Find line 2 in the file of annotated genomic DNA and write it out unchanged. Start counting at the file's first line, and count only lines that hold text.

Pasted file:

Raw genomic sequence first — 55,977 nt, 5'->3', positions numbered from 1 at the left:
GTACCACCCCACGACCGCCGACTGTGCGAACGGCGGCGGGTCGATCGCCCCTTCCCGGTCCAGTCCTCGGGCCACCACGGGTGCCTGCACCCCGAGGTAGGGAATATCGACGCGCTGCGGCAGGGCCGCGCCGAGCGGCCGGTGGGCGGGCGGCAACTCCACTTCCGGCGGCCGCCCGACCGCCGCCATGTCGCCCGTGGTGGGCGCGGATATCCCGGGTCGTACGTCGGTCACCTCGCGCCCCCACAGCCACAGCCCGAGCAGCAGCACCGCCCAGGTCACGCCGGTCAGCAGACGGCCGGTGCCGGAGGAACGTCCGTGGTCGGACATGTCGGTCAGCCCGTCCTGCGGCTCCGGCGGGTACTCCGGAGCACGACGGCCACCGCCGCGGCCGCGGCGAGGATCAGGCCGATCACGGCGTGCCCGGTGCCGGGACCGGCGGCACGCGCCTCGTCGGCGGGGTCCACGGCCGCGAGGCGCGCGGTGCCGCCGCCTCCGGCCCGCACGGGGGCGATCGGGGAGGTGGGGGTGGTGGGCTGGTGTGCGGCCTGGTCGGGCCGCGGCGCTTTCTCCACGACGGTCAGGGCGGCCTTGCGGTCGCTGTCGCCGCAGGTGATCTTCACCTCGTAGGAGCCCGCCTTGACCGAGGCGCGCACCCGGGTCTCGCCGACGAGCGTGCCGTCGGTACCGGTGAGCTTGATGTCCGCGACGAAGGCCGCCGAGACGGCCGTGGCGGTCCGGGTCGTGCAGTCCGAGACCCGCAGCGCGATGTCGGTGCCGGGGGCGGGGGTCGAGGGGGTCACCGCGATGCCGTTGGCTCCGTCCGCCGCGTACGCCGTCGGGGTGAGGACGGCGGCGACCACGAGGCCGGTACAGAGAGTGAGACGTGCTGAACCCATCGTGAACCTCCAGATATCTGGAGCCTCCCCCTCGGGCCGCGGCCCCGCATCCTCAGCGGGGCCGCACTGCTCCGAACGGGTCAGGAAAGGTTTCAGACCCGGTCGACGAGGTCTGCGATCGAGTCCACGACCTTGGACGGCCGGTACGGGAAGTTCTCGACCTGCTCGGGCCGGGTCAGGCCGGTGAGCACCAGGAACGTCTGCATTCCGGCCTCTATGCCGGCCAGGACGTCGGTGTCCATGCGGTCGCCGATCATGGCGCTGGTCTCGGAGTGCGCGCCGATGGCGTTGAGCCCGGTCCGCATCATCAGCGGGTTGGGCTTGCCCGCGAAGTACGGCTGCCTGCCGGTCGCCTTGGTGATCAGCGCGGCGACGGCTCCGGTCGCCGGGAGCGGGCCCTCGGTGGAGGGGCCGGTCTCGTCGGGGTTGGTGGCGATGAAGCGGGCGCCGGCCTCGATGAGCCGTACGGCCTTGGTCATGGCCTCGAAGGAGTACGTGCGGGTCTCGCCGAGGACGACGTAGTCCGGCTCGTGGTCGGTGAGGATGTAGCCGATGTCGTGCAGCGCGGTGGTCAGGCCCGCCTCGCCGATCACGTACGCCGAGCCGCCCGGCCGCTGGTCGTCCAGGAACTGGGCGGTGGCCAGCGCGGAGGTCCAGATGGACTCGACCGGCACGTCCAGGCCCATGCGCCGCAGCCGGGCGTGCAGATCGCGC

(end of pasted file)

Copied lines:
GTACCACCCCACGACCGCCGACTGTGCGAACGGCGGCGGGTCGATCGCCCCTTCCCGGTCCAGTCCTCGGGCCACCACGGGTGCCTGCACCCCGAGGTAGGGAATATCGACGCGCTGCGGCAGGGCCGCGCCGAGCGGCCGGTGGGCGGGCGGCAACTCCACTTCCGGCGGCCGCCCGACCGCCGCCATGTCGCCCGTGGTGGGCGCGGATATCCCGGGTCGTACGTCGGTCACCTCGCGCCCCCACAGCCACAGCCCGAGCAGCAGCACCGCCCAGGTCACGCCGGTCAGCAGACGGCCGGTGCCGGAGGAACGTCCGTGGTCGGACATGTCGGTCAGCCCGTCCTGCGGCTCCGGCGGGTACTCCGGAGCACGACGGCCACCGCCGCGGCCGCGGCGAGGATCAGGCCGATCACGGCGTGCCCGGTGCCGGGACCGGCGGCACGCGCCTCGTCGGCGGGGTCCACGGCCGCGAGGCGCGCGGTGCCGCCGCCTCCGGCCCGCACGGGGGCGATCGGGGAGGTGGGGGTGGTGGGCTGGTGTGCGGCCTGGTCGGGCCGCGGCGCTTTCTCCACGACGGTCAGGGCGGCCTTGCGGTCGCTGTCGCCGCAGGTGATCTTCACCTCGTAGGAGCCCGCCTTGACCGAGGCGCGCACCCGGGTCTCGCCGACGAGCGTGCCGTCGGTACCGGTGAGCTTGATGTCCGCGACGAAGGCCGCCGAGACGGCCGTGGCGGTCCGGGTCGTGCAGTCCGAGACCCGCAGCGCGATGTCGGTGCCGGGGGCGGGGGTCGAGGGGGTCACCGCGATGCCGTTGGCTCCGTCCGCCGCGTACGCCGTCGGGGTGAGGACGGCGGCGACCACGAGGCCGGTACAGAGAGTGAGACGTGCTGAACCCATCGTGAACCTCCAGATATCTGGAGCCTCCCCCTCGGGCCGCGGCCCCGCATCCTCAGCGGGGCCGCACTGCTCCGAACGGGTCAGGAAAGGTTTCAGACCCGGTCGACGAGGTCTGCGATCGAGTCCACGACCTTGGACGGCCGGTACGGGAAGTTCTCGACCTGCTCGGGCCGGGTCAGGCCGGTGAGCACCAGGAACGTCTGCATTCCGGCCTCTATGCCGGCCAGGACGTCGGTGTCCATGCGGTCGCCGATCATGGCGCTGGTCTCGGAGTGCGCGCCGATGGCGTTGAGCCCGGTCCGCATCATCAGCGGGTTGGGCTTGCCCGCGAAGTACGGCTGCCTGCCGGTCGCCTTGGTGATCAGCGCGGCGACGGCTCCGGTCGCCGGGAGCGGGCCCTCGGTGGAGGGGCCGGTCTCGTCGGGGTTGGTGGCGATGAAGCGGGCGCCGGCCTCGATGAGCCGTACGGCCTTGGTCATGGCCTCGAAGGAGTACGTGCGGGTCTCGCCGAGGACGACGTAGTCCGGCTCGTGGTCGGTGAGGATGTAGCCGATGTCGTGCAGCGCGGTGGTCAGGCCCGCCTCGCCGATCACGTACGCCGAGCCGCCCGGCCGCTGGTCGTCCAGGAACTGGGCGGTGGCCAGCGCGGAGGTCCAGATGGACTCGACCGGCACGTCCAGGCCCATGCGCCGCAGCCGGGCGTGCAGATCGCGC